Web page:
Plants with evergreen foliage are a mainstay of the winter garden. But how many of these plants are truly green? The term evergreen means they hold their foliage through the winter but the wintertime foliage can be in almost any hue! Here’s a look at some of the evergreen plants around the Visitor Center which offers an exceptional collection of evergreens as it was designed to be a sort of winter garden for folks who didn’t want to walk to far to see the beauty of the gardens on a cold winter’s day.
Nandina domestica‘Blush Pink’ offers about the wildest color one can have this season on a dwarf or compact shrub. The winter color of this shrub is fiery fall red — its pink in the summertime.
These are a grouping of a ‘Oxford’ Eastern Redcedars which is a cultivar selected in southern Kansas for its greener foliage in winter. It is a female cultivar so has some of the blue, berry-like cones that are so nice to adorn the plant in wintertime and ofter a major food source to wildlife. You can eat these cones too, sometimes they have a sweet burst of flavor to begin with but always end with a strong gin aftertaste. Yep, gin is flavored with juniper “berries.”
Cannaertii Eastern Redcedars are another Kansas selection of our only native evergreen. Canaertii Junipers are also female and have wonderful open branching patterns that are so striking in the winter landscape. The trees on the right side of this shot are a bit lopsided because of severe deer browse on their leeward side.
This evergreen (but yellow-leaved at all seasons) is the Golden Japanese Sweetflag (Acorus gramineus‘Ogon’). It is a very underutilized perennial groundcover that really does add a bright spot in the landscape throughout the year. This mass is just northeast of the Visitor Center right along the main path.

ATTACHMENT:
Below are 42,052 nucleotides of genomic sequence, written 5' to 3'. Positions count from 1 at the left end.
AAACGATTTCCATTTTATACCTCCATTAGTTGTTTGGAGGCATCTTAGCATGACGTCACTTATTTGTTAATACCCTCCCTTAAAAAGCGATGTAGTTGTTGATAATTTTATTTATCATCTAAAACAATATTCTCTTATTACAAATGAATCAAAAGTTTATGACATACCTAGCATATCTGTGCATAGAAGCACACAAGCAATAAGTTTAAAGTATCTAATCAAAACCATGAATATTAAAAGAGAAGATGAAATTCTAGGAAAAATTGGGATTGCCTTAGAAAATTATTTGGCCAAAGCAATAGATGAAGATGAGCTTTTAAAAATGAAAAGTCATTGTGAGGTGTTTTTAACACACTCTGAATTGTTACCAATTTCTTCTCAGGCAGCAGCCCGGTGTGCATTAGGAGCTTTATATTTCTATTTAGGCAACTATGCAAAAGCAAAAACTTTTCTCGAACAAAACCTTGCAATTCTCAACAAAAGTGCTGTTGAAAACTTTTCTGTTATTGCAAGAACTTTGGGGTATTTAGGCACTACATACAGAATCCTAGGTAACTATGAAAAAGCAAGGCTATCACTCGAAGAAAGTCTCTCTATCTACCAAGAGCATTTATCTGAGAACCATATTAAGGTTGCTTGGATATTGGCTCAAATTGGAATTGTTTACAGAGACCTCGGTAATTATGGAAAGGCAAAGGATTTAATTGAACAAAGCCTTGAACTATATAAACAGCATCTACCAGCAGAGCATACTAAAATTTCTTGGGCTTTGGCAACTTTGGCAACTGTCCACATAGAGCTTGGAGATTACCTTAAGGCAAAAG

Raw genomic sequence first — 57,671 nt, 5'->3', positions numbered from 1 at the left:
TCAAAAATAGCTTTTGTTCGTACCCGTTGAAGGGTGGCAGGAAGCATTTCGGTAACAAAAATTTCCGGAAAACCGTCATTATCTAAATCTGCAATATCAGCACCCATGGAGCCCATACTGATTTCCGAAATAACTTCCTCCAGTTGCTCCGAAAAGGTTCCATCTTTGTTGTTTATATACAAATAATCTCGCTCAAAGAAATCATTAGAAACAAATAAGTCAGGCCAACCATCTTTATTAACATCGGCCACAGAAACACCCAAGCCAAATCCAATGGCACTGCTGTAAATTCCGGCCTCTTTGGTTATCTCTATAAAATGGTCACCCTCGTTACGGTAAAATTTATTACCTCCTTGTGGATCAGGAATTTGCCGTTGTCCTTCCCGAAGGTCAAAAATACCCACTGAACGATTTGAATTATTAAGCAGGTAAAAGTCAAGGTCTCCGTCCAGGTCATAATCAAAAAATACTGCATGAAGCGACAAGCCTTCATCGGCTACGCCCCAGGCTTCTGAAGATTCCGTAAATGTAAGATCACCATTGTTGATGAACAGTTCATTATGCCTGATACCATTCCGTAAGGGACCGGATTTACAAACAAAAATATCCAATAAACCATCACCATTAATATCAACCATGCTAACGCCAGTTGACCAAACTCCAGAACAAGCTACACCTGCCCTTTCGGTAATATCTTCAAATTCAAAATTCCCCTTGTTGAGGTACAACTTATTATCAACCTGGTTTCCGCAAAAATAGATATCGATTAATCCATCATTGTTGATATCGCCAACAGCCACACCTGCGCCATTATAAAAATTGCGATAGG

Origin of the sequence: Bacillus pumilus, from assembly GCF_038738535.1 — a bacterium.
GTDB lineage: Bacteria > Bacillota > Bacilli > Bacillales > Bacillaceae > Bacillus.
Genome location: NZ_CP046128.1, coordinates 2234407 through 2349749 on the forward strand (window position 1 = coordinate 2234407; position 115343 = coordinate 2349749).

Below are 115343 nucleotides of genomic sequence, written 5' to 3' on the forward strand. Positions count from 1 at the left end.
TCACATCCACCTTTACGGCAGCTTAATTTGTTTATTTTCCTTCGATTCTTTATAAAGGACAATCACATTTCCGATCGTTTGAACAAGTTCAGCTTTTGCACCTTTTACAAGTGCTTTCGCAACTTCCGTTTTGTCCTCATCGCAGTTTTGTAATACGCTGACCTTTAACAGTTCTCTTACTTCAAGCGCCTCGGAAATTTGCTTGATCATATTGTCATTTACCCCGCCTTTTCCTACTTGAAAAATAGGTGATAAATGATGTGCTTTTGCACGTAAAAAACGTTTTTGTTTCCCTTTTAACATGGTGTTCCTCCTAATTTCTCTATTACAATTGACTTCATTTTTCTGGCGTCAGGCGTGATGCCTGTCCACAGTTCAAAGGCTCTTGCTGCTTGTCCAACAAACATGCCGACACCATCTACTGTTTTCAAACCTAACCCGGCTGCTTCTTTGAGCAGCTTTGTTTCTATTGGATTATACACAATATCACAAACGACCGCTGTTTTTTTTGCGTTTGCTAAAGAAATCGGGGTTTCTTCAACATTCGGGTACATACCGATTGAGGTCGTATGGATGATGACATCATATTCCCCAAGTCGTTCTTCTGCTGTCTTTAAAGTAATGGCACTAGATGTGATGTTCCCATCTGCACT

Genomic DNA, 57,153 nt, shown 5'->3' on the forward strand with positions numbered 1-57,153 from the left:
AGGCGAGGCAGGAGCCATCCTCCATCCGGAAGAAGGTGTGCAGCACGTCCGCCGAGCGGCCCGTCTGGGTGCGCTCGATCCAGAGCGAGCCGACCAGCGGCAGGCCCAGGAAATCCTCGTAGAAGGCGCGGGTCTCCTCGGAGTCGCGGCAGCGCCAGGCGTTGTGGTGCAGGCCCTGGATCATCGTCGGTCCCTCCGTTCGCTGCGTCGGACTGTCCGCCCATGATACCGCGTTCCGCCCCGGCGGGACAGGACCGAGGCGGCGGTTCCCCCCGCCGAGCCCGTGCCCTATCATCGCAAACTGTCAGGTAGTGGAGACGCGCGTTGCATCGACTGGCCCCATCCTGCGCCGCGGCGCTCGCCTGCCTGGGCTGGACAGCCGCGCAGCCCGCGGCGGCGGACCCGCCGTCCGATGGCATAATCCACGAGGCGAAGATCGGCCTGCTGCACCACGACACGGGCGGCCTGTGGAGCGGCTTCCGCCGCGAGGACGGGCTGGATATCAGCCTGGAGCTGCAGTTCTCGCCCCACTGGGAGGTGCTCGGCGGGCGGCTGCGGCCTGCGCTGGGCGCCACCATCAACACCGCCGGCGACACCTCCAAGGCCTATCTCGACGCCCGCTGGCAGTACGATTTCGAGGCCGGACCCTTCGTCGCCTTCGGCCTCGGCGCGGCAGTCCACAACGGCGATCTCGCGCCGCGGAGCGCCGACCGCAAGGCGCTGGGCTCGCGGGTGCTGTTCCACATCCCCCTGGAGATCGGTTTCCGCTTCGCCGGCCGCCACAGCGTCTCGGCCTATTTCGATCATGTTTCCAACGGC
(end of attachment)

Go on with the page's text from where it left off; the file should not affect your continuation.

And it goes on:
Here’s one of the greenest evergreens I could find: a Southern Magnolia (M. grandiflora) grown from a cutting off the Greater Kansas City champion. This is certainly one of the hardiest Southern Magnolias anywhere and does grow as a sturdy, relatively compact plant despite its unsheltered site south of the Visitor Center.
The wonderful red-purple hues and rugose texture of this Leatherleaf Viburnum (V. x rhitidophylloides) make it one of our favorite huge shrubs for winter interest. The foliage holds well through mild winters but this shrub can become more deciduous after a harder winter like last year. Look for these big shrubs below the Visitor Center’s Conservatory.
Rhododendron ‘PJM’ has some of the nicest dark, almost chocolate purple leaves of any hardy shrub that grows well here. On cold, sub-freezing days the leaves roll up — rolling up tightly during severe cold and giving the plant an entirely different look. I think of it as a living thermometer in winter as the leaves unfurl as the temperature returns to above freezing.
This is the fabulous foliage of the Redboor Kale (Brassica oleracea) which holds beautifully down to temperatures around 10F or above. It is naturally a biennial where completely hardy but since we are usually colder than zone 8, it often dies or the foliage is killed by our winters. We would love to see this mild winter continue as all the kale look great right now. We also have blooming pansies and a few spring bulbs already out!
Come out to Powell Gardens for a New Years hike and enjoy some of the beautiful evergreens that adorn the grounds. The biggest collection is around the Visitor Center but there are marvelous varieties to be seen from the Heartland Harvest Garden to the Perennial Garden and even a plethora of winter colors along the Byron Shutz Nature Trail. Consider staying fit by walking outdoors as often as you can this winter, and may our mild winter continue!